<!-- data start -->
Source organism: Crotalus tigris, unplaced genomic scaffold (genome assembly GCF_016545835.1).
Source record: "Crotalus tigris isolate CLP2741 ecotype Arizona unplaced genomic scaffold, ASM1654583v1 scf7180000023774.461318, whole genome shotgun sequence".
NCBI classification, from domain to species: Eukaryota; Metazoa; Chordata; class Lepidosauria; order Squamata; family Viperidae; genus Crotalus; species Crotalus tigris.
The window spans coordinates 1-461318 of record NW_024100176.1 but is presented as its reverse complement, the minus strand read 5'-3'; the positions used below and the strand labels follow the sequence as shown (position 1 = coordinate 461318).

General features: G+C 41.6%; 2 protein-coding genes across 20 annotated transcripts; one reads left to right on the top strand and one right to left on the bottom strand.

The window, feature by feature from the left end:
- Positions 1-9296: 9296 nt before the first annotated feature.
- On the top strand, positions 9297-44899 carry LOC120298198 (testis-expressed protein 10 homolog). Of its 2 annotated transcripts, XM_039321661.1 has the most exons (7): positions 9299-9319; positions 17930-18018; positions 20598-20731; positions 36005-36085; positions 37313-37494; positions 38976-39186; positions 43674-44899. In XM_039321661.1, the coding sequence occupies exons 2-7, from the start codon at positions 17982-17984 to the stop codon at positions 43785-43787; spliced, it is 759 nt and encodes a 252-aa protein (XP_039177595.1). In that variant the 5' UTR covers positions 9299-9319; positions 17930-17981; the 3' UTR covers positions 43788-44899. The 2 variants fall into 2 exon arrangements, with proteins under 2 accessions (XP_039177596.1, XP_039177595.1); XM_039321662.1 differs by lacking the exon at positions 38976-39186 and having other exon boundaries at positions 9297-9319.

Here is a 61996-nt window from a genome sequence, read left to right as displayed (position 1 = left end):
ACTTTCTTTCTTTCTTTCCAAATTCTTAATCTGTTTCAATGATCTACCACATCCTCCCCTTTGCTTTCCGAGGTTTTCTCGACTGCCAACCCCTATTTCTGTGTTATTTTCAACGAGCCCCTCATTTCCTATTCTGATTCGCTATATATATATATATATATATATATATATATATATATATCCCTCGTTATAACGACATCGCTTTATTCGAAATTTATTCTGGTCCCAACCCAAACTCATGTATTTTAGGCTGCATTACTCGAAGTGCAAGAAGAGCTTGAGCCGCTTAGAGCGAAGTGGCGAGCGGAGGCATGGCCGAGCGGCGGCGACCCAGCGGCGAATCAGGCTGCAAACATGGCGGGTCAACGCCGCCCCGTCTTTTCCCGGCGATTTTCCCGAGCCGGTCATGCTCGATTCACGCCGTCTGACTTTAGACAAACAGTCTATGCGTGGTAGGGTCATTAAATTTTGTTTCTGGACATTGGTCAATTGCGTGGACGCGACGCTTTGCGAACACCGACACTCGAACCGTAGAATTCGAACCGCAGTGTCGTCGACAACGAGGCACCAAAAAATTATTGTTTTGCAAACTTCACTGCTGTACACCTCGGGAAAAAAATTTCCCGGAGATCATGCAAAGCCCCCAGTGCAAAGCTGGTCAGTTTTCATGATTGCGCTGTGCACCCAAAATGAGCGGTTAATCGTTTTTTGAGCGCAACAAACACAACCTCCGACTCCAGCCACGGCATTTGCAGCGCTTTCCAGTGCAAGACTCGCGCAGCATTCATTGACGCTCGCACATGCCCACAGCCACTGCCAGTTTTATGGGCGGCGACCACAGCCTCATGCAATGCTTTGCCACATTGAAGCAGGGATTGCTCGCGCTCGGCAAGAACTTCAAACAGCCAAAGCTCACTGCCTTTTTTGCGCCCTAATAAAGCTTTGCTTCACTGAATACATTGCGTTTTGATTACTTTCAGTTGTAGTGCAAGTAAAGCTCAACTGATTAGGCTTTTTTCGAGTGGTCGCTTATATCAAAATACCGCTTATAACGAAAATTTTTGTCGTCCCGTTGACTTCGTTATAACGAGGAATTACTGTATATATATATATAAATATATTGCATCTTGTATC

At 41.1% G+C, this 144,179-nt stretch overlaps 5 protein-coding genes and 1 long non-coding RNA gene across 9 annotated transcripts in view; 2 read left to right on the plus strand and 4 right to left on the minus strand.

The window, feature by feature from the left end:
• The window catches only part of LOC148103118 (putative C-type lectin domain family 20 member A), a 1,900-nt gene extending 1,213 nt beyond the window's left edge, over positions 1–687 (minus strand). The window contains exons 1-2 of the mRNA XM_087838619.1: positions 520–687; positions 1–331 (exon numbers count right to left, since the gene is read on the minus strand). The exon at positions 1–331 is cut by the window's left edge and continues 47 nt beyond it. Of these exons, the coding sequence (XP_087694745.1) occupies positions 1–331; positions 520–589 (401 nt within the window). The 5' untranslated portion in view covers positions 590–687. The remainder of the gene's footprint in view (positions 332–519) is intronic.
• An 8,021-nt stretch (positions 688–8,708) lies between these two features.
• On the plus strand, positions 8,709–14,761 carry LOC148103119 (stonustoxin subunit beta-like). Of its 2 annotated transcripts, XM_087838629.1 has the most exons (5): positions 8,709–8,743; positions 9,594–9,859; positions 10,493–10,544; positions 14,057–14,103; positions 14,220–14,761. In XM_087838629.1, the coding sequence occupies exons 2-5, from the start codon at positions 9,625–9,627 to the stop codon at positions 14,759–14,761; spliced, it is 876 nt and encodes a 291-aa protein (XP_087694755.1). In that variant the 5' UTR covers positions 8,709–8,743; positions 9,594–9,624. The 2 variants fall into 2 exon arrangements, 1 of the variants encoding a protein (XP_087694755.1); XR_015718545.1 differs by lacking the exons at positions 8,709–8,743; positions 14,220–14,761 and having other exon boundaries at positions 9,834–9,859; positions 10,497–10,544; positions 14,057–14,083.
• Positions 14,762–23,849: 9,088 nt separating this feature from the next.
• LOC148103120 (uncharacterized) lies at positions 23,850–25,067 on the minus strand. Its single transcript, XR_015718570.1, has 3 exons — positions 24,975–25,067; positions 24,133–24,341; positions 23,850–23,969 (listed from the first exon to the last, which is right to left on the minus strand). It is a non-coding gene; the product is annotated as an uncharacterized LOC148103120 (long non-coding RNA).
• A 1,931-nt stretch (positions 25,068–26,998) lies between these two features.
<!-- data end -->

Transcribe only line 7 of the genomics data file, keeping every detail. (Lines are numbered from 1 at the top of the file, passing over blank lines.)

- Positions 1-9296: 9296 nt before the first annotated feature.